WASHINGTON — Louisiana's Republican U.S. senators helped acquit President Donald Trump in his impeachment trial, both voting "not guilty" on articles of abuse of power and obstruction of Congress.
U.S. Sen. Bill Cassidy, R-Baton Rouge, and U.S. Sen. John Kennedy, R-Madisonville, had signaled they wouldn't support removing Trump from office over allegations that he leveraged military aid to Ukraine while having urged its president to announce it would investigate Joe Biden and his son Hunter Biden.
"Because high crimes and misdemeanors are not specifically defined, it is reasonable to assume that the Framers meant for impeachment to occur only if a crime approached levels as severe as treason and bribery," Cassidy said Tuesday. "The allegation against President Trump was not proven beyond a reasonable doubt, and it does not meet that high threshold."
Kennedy described the impeachment process as one being driven by "partisan rage."
WASHINGTON — Count several high-profile Louisiana Republicans among those expressing outrage over House Speaker Nancy Pelosi's decision to rip…
"Fairness matters in our country," he said.
Kennedy's and Cassidy's offices fielded thousands of calls over the impeachment trial in the past two weeks, but both have firmly stood by the Republican president.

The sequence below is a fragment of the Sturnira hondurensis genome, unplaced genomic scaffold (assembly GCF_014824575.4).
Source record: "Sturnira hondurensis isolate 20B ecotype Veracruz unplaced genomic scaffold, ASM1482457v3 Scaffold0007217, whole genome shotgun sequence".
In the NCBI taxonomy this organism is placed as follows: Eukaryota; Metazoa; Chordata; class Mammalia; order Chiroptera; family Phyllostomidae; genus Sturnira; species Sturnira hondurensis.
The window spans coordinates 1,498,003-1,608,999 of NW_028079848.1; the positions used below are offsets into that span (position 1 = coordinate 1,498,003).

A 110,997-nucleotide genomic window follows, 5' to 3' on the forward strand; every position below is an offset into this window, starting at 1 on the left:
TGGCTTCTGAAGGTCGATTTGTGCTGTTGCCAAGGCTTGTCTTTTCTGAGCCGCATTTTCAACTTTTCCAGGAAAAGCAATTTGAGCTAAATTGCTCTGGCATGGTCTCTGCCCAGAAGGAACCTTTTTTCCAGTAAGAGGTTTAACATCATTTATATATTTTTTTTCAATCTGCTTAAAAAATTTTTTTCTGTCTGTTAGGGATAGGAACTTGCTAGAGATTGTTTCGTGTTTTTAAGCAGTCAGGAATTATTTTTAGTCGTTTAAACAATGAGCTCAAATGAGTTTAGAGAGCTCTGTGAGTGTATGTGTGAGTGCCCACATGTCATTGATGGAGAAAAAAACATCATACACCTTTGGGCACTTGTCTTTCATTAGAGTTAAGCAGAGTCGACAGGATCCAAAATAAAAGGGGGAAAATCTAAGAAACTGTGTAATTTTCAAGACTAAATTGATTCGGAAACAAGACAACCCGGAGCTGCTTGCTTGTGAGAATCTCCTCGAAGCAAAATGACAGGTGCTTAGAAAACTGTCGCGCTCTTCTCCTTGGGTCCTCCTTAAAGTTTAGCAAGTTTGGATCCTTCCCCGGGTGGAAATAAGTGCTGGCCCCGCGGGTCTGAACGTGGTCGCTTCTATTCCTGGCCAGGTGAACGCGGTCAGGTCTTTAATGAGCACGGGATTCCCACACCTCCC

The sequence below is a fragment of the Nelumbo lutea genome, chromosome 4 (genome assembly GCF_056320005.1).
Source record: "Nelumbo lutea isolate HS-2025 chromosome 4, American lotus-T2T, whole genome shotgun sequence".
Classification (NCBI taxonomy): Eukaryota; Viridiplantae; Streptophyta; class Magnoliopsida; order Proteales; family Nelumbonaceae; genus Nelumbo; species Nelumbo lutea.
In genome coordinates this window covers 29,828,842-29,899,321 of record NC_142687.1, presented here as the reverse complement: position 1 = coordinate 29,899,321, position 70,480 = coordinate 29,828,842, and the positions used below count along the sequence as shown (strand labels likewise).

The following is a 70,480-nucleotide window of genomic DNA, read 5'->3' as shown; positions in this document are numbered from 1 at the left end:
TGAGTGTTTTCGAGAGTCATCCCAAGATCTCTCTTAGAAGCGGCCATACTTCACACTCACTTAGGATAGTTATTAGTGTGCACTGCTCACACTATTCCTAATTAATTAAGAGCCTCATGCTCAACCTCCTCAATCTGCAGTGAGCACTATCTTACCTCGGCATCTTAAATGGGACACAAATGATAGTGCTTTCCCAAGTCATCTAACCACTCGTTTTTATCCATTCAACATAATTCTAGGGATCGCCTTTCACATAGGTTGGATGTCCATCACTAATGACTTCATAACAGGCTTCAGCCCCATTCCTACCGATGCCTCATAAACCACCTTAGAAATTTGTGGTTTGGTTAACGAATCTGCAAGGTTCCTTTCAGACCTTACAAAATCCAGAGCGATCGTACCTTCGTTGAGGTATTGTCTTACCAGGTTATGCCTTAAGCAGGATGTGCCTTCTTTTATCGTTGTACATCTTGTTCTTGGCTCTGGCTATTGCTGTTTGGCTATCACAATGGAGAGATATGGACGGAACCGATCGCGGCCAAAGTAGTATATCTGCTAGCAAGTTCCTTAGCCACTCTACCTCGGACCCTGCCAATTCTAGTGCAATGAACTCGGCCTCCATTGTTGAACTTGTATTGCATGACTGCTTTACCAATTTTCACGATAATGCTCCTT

WASHINGTON — Louisiana's senators have received thousands of phone calls and emails from constituents voicing opinions on the impeachment of P…
The House voted to impeach Trump in a near party-line vote in December, but the Senate required support from two-thirds of members to remove him from office. The Senate's acquittal ends a months-long saga that has consumed the U.S. Capitol and driven a further partisan wedge between Republicans and Democrats.
The only Republican to cross party lines and vote for impeachment was Utah Sen. Mitt Romney of Utah. He voted "guilty" on the first article of abuse of power, which failed on a 52-48 vote, but "not guilty" on obstruction of Congress, which failed on a 53-47 vote.
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Louisiana Republicans and supporters of Trump were quick to express their glee over the outcome.
"The coup has been defeated," U.S. Rep. Clay Higgins, R-Port Barre, declared minutes after the vote was final.
"This is great news for the American people," said U.S. Rep. Ralph Abraham, an Alto Republican who ran for governor last year and campaigned alongside Trump.
U.S. House Minority Whip Steve Scalise, a Jefferson Republican who has been a key ally of Trump, said the process has "irreparably cheapened" impeachment as a constitutional tool. "Democrats were willing to tear our country apart just to remove President Trump from the Oval Office and the 2020 ballot," he said. "This failed impeachment will be Speaker Pelosi’s only legacy. President Trump, on the other hand, will continue to deliver results for American families, unburdened from Democrats’ ridiculous attempt to take him down."
U.S. Rep. Mike Johnson, R-Bossier City, was part of Trump's defense team.
"(Trump) has finally been acquitted of the baseless, unprecedented impeachment charges brought by the House Democrats," he tweeted shortly after the vote.